How the Internet of Things Will Change How You Live
How the Internet of Things Will Change How You Live
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Social media, mobile connectivity, Candy Crush—these things are old news. There is a bigger, badder technological revolution occurring: the Internet of Things, aka the IoT, in which everything from appliances to cows to us is online. This may seem like something out of a science fiction novel, but make no mistake, it’s coming. Cisco IBSG has predicted that by next year there will be 25 billion devices connected to the Internet, and 50 billion by 2020. What does this mean?
The Internet of Things is the idea that in the future, all things will be connected to the Internet via IP addresses and RFID tags. This movement will change how we work, how we play, and how we live. We’re not talking just instant access to all of human kind’s collective knowledge, but the creation of a world where everything can be quantified, tracked, and analyzed, hopefully in service of making our lives better. Here are seven ways the IoT will change how you live.
Smart homes are arguably the area where the IoT is already making its biggest impact. Energy-efficient appliances, thermostats that allow you to control the heat from your mobile devices, and comprehensive home monitoring systems that let you turn on and off lights and appliances from remote are just the beginning. With smart lighting systems, you can turn the lights in your home into multifunctional devices, like kitchen alarm times and email notification systems. Smart appliances can tell you when you are out of milk, while smart washing machines can let you know when it’s time to pick up laundry detergent. And these are just the technologies available now.
The Internet has already created multiple revolutions in education. Classrooms today are filled with learning technologies, and online simulations mean even hands-on subjects like chemistry can be taught effectively online. The IoT will advance education even more by turning the entire world, quite literally, into a digital learning environment. Once you start to think about it, you realize the applications are endless. Imagine students trying to learn a foreign language—all they would have to do is scan the RFID tag on an object to learn its name, hear how that name is pronounced, and have it used in a sentence.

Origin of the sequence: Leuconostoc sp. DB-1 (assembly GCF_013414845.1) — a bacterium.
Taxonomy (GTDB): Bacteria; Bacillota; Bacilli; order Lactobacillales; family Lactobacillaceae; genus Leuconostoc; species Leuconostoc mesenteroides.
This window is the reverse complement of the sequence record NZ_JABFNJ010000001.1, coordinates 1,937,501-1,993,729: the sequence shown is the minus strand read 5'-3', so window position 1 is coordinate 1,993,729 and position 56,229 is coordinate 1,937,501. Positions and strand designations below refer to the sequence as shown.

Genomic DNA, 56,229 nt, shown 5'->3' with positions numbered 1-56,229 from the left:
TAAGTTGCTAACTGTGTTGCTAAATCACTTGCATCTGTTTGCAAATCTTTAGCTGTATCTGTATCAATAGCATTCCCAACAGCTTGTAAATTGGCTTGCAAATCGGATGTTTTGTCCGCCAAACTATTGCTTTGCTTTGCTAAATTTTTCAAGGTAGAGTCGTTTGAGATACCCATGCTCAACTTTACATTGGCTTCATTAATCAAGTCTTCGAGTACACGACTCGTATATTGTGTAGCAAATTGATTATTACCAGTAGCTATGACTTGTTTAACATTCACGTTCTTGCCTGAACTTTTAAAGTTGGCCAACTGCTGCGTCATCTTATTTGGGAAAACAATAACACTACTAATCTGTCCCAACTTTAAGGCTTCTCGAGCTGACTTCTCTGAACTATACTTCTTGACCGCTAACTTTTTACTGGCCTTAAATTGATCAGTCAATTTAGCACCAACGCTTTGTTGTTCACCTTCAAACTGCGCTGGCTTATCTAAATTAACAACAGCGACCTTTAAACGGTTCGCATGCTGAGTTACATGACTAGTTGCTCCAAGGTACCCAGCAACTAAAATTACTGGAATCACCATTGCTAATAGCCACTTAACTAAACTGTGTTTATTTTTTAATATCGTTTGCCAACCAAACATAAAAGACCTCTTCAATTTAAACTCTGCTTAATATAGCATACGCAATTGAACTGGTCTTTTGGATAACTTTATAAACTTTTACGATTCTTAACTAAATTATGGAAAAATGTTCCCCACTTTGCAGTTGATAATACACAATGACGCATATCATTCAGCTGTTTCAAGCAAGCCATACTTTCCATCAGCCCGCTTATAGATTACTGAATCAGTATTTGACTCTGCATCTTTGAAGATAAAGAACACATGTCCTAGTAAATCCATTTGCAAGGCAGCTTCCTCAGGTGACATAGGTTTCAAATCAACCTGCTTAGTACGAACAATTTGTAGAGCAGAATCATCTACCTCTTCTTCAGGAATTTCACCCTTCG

The healthcare industry will also be completely revolutionized by the Internet of Things. Individuals are already using wearables like the Fitbit to track and improve their personal health, and some devices, like Bluetooth-enabled insulin pumps, already send data about diabetic patients’ blood glucose levels directly to their doctors. Possible future developments include sensors under the skin that can monitor patients’ vital signs, monitoring systems in the home that can go off in case of medical emergencies, and even improved appointment scheduling systems based on real-time data about doctors’ availability. As the U.S. population ages, these solutions will help balance out the increased demands that are expected to be put on the already stretched healthcare system.
Self-driving cars are already being road tested in Nevada and California. But beyond that, connected vehicles will lead to less traffic, fewer accidents, and less pollution. They could also help you find the best routes and the best parking spaces no matter where you are going. Then what would you have to complain about?
If you think the Internet has changed your buying habits, just wait until the IoT comes along. Retail is set to make a killing from targeted advertising, not just on your computer and your phone, but as you are actually walking through a store. Connected things will also enable businesses to improve their supply chain management and change their offerings and their pricing dynamically based on real-time supply and demand.
City planning and management
Wired cities could confer many benefits, including better control of traffic flows, the ability to remotely monitor the state of the infrastructure, and energy savings on streetlights and other utilities. Songdo, a city in South Korea, is leading this charge—with RFID tags on everything, the city is the first in the world to be totally wired.
Even our food will be a part of the new all-connected world. Texas company Vital Herd is working to make an “Internet of cows,” which is not a livestock social network, but rather a new way for farmers to monitor the health of their herds. Vital Herd is developing a device, which is inserted into a cow’s stomach and sends information back to the farmers. The food industry can also benefit from smart crop monitoring, climate control, and food safety systems.
The Internet of Things isn’t something that will one day be “turned on” and change the world. Rather, it is a network that is growing every day as more objects and devices are becoming connected. The change is already happening. Just look around.
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